Review by Mark Wiechman

Stars:  John Belushi, Tim Matheson, Tom Hulce, Karen Allen, Donald Sutherland, Kevin Bacon
Director: John Landis
Video:  Anamorphic Widescreen 1.85:1, Color
Audio:  Dolby 5.1
Studio:  Universal
Features:  See review
Length:  109 Minutes
Release Date: August 26, 2003

"Is this really what you are going to do for the rest of your life?"

"What do you mean?"

"I mean, hanging around with a bunch of animals getting drunk every weekend?"

"No!  After I graduate, I'm going to get drunk every night!"

Film ****

It has always fascinated me how so many good movies with a lasting impact on the medium were actually never supposed to happen and involve so many future stars in cinema.  In most of these success stories, the budget is low, the cast and creators are unknown, and the studio footing the bill has no idea what it has on its hands and often ignores the film or actively tries to stop its completion or release.  Robert Altman’s M*A*S*H definitely fits this bill, him being the only well-known part of the production.  Animal House  and M*A*S*H  are almost the same movie and plot except that the latter is the Army in Korea and the former is a bunch of kids in 1962 American academia.  And of course, Donald Sutherland starred in both.

The story is really pretty simple.  On the Faber College campus, the Delta House is well-known as the best party house and also has the lowest GPA.   It is also probably the biggest dump on campus.  As the movie opens, potential pledges are going from one house to another looking for action, and some of them are unfortunate enough to become pledges with the Deltas.  The dean naturally wants the fraternity gone, and since they are already on probation, he is looking for any excuse to ban them from campus forever.  We follow Bluto (Belushi), Otter (Tim Matheson), Pinto (Tom Hulce), and Boon (Peter Riegert) stumble through the days before the big showdown with the administration, trying to have as much fun as possible without being thrown out. 

Animal House is hilarious for its completely unapologetic lack of reverence for, well, anything at all.  It never takes itself seriously until the fraternity itself is being physically pulled apart and full beer cases begin to break (as opposed to empty ones being thrown out).  John Belushi's expression of horror in that scene and his completely politically incorrect attitudes about just about everything in the movie certified him a star.   The kids suddenly have to grow up after seven years of college and want to go out with a bang.

Being a regular West Wing viewer, it was doubly hilarious for me to watch Tim Matheson (who played the Vice President for a few seasons on that show) compare the attack on the Deltas to attacking America itself.  He really does come across like a leader, who still does not hesitate to bed his dean’s wife, carelessly throwing her clothes on the floor in a chic dorm room that would make Hugh Hefner proud.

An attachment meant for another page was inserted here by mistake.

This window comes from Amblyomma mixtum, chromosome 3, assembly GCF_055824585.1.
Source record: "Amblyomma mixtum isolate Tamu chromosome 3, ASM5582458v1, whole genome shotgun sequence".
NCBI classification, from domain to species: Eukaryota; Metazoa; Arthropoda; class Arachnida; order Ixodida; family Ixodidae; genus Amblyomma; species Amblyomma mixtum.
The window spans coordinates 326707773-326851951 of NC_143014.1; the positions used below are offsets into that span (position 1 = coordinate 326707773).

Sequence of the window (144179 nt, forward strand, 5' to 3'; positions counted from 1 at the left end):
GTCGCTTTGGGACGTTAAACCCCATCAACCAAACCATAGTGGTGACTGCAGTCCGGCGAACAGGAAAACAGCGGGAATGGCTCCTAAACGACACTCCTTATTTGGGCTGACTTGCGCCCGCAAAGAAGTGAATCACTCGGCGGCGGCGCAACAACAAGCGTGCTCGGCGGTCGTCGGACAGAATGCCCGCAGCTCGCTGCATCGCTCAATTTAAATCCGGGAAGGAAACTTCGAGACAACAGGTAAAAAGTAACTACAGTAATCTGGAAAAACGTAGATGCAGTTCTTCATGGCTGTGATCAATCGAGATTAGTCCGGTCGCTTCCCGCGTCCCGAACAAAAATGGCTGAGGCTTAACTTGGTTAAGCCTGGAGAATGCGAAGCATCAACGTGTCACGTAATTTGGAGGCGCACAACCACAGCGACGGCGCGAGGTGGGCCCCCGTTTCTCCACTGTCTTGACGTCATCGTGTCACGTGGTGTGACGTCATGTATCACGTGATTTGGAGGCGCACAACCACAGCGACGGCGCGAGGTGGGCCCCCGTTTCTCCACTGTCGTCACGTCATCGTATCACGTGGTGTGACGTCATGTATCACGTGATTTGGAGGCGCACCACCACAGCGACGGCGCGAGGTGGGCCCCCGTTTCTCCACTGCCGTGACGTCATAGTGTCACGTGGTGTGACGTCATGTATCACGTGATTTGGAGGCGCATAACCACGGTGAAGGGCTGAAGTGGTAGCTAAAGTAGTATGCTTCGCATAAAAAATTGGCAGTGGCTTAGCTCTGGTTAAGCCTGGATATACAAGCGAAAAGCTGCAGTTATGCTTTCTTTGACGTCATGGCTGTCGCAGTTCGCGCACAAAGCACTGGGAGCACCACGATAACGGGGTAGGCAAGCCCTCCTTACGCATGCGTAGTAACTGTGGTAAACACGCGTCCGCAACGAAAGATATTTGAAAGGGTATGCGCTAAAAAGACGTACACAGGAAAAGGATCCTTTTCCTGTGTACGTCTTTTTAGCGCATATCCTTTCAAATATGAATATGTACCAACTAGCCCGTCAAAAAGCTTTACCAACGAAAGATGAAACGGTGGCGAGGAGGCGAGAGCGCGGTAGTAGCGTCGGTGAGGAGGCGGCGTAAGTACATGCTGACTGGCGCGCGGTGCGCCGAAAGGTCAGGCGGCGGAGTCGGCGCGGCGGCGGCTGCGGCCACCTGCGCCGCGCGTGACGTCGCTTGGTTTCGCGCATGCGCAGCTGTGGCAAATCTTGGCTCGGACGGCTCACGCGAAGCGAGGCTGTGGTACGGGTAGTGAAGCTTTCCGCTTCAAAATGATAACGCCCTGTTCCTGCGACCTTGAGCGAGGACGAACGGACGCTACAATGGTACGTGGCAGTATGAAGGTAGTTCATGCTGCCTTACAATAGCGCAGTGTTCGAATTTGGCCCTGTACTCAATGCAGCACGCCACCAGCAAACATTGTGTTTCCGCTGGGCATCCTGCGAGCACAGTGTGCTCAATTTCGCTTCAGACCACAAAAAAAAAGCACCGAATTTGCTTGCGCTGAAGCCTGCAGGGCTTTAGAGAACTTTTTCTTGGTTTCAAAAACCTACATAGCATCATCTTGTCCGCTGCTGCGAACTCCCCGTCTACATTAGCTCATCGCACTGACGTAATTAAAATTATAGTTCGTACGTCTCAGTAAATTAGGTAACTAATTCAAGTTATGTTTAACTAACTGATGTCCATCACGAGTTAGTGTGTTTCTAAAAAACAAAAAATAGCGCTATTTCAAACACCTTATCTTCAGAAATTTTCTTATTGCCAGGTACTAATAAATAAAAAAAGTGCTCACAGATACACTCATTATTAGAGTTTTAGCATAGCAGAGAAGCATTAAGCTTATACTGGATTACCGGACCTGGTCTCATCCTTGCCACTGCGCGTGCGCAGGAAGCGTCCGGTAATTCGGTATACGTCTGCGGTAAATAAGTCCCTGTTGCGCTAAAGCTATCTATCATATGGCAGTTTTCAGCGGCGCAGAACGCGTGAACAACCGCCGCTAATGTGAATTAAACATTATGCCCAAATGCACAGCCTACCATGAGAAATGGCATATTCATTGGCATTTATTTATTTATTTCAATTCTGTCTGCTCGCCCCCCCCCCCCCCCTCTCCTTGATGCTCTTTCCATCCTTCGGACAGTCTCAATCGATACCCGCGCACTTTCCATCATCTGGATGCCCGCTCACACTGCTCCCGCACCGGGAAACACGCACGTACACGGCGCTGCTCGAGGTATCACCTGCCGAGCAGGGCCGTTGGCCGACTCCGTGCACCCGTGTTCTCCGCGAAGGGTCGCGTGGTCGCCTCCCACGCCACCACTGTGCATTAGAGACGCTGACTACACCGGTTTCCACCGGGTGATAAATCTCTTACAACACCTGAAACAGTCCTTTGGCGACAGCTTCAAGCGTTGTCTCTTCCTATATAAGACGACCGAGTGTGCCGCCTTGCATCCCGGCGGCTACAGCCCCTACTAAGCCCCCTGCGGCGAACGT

While everyone agrees that this film spawned tons of imitators which furthered the youth debauchery movement in film, what most viewers have missed is the movie’s let’s-just-have-fun feeling, before our age of political correctness when you could just play good rock ‘n roll at a party and dance with any cute girl you see and drink until you threw up and then go to class the next day when you discover their real ages or that they have boyfriends.  Not that I EVER did such a thing, of course…ahem…(EDITOR’S NOTE:  I went to college with Mark.  Illicit photos from those days may be posted shortly.)

Even the music is a star of the film featuring the weary, tired old Faber College theme as The Tradition and Louie, Louie being the theme of the young partiers.  Of course the best version ever of Shout is here in all its glory and Wonderful World plays while John Belushi cleans his dishes, reminding us of days when we thought fast food was actually good for you and better than cafeteria food (even when it was free).

Video ***1/2

The packaging claims that it is “better than the original” audio and picture quality, and it are as good a transfer as you could expect for an older film, though I can’t compare it with the original theatrical release of course.  There is some spottiness in darker scenes which is to be expected with older analog releases but it is not too noticeable.  

Audio **

Not too much use or rear channels, but the sound is crisp and the mix between the songs vs. dialogue works well.  Obviously it has been cleaned up.  An excellent effort especially for a low-budget film from many years ago.

Features ****

The features focus on how the movie came to be and emphasize how many magical moments were improvised or added on the fly, especially Belushi's.  This was largely due to budget constraints but worked just fine as it often does in great comedies.  Much praise and credit is spread around among a fine group of writers and producers who genuinely cared about each other and the production of a movie they believed in.  One of the cooler features is a setting allowing little trivia bits to pop up on screen like a pop-up video, but less annoying.


While being drunk and stupid is indeed no way to go through life, it is still a nice period to relive now and then.   A movie which makes you say “I remember that!” even upon seeing it for the first time, Animal House is a welcome addition to DVD classics.